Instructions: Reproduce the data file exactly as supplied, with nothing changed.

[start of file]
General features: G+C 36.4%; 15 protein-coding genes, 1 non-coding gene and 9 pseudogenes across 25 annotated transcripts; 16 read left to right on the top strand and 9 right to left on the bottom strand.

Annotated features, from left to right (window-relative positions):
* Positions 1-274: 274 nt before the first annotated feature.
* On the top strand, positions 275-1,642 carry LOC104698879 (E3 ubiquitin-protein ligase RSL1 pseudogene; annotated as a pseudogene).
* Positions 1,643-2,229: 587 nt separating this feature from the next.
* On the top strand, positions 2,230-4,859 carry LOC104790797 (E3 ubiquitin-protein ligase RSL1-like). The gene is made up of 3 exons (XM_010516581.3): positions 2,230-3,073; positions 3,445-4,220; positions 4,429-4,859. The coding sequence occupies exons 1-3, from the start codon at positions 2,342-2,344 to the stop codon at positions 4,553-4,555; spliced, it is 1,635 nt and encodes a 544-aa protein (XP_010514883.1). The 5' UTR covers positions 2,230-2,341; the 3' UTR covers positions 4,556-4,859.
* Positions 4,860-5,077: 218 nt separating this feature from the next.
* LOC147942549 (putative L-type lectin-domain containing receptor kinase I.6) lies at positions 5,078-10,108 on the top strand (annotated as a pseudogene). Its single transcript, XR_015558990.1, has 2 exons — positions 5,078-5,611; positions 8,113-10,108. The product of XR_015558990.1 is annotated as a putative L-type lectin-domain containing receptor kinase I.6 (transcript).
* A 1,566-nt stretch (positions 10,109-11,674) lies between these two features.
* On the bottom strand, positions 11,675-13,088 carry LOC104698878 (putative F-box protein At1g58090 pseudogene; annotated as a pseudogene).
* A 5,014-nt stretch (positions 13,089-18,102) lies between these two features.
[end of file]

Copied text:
General features: G+C 36.4%; 15 protein-coding genes, 1 non-coding gene and 9 pseudogenes across 25 annotated transcripts; 16 read left to right on the top strand and 9 right to left on the bottom strand.

Annotated features, from left to right (window-relative positions):
* Positions 1-274: 274 nt before the first annotated feature.
* On the top strand, positions 275-1,642 carry LOC104698879 (E3 ubiquitin-protein ligase RSL1 pseudogene; annotated as a pseudogene).
* Positions 1,643-2,229: 587 nt separating this feature from the next.
* On the top strand, positions 2,230-4,859 carry LOC104790797 (E3 ubiquitin-protein ligase RSL1-like). The gene is made up of 3 exons (XM_010516581.3): positions 2,230-3,073; positions 3,445-4,220; positions 4,429-4,859. The coding sequence occupies exons 1-3, from the start codon at positions 2,342-2,344 to the stop codon at positions 4,553-4,555; spliced, it is 1,635 nt and encodes a 544-aa protein (XP_010514883.1). The 5' UTR covers positions 2,230-2,341; the 3' UTR covers positions 4,556-4,859.
* Positions 4,860-5,077: 218 nt separating this feature from the next.
* LOC147942549 (putative L-type lectin-domain containing receptor kinase I.6) lies at positions 5,078-10,108 on the top strand (annotated as a pseudogene). Its single transcript, XR_015558990.1, has 2 exons — positions 5,078-5,611; positions 8,113-10,108. The product of XR_015558990.1 is annotated as a putative L-type lectin-domain containing receptor kinase I.6 (transcript).
* A 1,566-nt stretch (positions 10,109-11,674) lies between these two features.
* On the bottom strand, positions 11,675-13,088 carry LOC104698878 (putative F-box protein At1g58090 pseudogene; annotated as a pseudogene).
* A 5,014-nt stretch (positions 13,089-18,102) lies between these two features.